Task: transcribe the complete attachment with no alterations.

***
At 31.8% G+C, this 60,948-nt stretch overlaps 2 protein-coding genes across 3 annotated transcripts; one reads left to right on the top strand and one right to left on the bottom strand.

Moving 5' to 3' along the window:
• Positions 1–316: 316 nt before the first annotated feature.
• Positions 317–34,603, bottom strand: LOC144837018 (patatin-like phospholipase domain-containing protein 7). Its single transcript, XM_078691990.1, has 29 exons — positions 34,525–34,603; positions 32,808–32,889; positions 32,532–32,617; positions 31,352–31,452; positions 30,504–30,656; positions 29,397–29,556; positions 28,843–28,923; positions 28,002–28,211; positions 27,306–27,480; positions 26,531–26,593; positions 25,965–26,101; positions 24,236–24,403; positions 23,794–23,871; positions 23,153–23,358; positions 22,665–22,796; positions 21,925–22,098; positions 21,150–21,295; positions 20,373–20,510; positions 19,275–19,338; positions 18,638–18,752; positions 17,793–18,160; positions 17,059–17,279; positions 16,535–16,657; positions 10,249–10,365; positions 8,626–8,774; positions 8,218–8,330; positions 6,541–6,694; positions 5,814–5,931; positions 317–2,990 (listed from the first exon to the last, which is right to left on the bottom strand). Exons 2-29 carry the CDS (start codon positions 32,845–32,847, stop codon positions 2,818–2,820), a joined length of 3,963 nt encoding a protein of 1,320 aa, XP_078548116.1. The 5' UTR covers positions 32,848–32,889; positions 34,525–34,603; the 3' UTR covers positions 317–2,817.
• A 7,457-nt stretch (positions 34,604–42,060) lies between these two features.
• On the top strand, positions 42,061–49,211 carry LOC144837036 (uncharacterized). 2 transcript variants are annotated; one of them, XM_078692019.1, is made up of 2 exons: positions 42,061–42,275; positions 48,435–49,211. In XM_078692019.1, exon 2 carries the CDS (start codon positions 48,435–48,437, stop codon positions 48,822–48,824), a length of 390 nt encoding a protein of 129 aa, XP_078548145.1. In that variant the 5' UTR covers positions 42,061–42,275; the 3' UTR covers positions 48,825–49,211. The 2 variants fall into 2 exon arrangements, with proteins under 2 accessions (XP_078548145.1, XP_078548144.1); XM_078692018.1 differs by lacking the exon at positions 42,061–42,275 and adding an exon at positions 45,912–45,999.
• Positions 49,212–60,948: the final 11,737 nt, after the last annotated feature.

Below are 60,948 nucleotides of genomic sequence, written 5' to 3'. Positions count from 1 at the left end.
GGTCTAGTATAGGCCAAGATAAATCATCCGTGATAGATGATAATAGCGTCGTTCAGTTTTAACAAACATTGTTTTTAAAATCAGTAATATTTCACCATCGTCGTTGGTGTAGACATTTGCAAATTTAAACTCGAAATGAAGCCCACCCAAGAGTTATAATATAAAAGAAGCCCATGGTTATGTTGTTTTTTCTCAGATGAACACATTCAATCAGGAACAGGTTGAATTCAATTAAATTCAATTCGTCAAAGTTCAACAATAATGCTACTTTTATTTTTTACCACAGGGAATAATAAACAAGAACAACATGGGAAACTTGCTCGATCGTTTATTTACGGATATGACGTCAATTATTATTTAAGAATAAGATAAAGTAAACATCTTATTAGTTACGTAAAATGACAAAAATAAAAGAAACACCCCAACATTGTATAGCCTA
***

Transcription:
At 31.8% G+C, this 60,948-nt stretch overlaps 2 protein-coding genes across 3 annotated transcripts; one reads left to right on the top strand and one right to left on the bottom strand.

Moving 5' to 3' along the window:
• Positions 1–316: 316 nt before the first annotated feature.
• Positions 317–34,603, bottom strand: LOC144837018 (patatin-like phospholipase domain-containing protein 7). Its single transcript, XM_078691990.1, has 29 exons — positions 34,525–34,603; positions 32,808–32,889; positions 32,532–32,617; positions 31,352–31,452; positions 30,504–30,656; positions 29,397–29,556; positions 28,843–28,923; positions 28,002–28,211; positions 27,306–27,480; positions 26,531–26,593; positions 25,965–26,101; positions 24,236–24,403; positions 23,794–23,871; positions 23,153–23,358; positions 22,665–22,796; positions 21,925–22,098; positions 21,150–21,295; positions 20,373–20,510; positions 19,275–19,338; positions 18,638–18,752; positions 17,793–18,160; positions 17,059–17,279; positions 16,535–16,657; positions 10,249–10,365; positions 8,626–8,774; positions 8,218–8,330; positions 6,541–6,694; positions 5,814–5,931; positions 317–2,990 (listed from the first exon to the last, which is right to left on the bottom strand). Exons 2-29 carry the CDS (start codon positions 32,845–32,847, stop codon positions 2,818–2,820), a joined length of 3,963 nt encoding a protein of 1,320 aa, XP_078548116.1. The 5' UTR covers positions 32,848–32,889; positions 34,525–34,603; the 3' UTR covers positions 317–2,817.
• A 7,457-nt stretch (positions 34,604–42,060) lies between these two features.
• On the top strand, positions 42,061–49,211 carry LOC144837036 (uncharacterized). 2 transcript variants are annotated; one of them, XM_078692019.1, is made up of 2 exons: positions 42,061–42,275; positions 48,435–49,211. In XM_078692019.1, exon 2 carries the CDS (start codon positions 48,435–48,437, stop codon positions 48,822–48,824), a length of 390 nt encoding a protein of 129 aa, XP_078548145.1. In that variant the 5' UTR covers positions 42,061–42,275; the 3' UTR covers positions 48,825–49,211. The 2 variants fall into 2 exon arrangements, with proteins under 2 accessions (XP_078548145.1, XP_078548144.1); XM_078692018.1 differs by lacking the exon at positions 42,061–42,275 and adding an exon at positions 45,912–45,999.
• Positions 49,212–60,948: the final 11,737 nt, after the last annotated feature.

Below are 60,948 nucleotides of genomic sequence, written 5' to 3'. Positions count from 1 at the left end.
GGTCTAGTATAGGCCAAGATAAATCATCCGTGATAGATGATAATAGCGTCGTTCAGTTTTAACAAACATTGTTTTTAAAATCAGTAATATTTCACCATCGTCGTTGGTGTAGACATTTGCAAATTTAAACTCGAAATGAAGCCCACCCAAGAGTTATAATATAAAAGAAGCCCATGGTTATGTTGTTTTTTCTCAGATGAACACATTCAATCAGGAACAGGTTGAATTCAATTAAATTCAATTCGTCAAAGTTCAACAATAATGCTACTTTTATTTTTTACCACAGGGAATAATAAACAAGAACAACATGGGAAACTTGCTCGATCGTTTATTTACGGATATGACGTCAATTATTATTTAAGAATAAGATAAAGTAAACATCTTATTAGTTACGTAAAATGACAAAAATAAAAGAAACACCCCAACATTGTATAGCCTA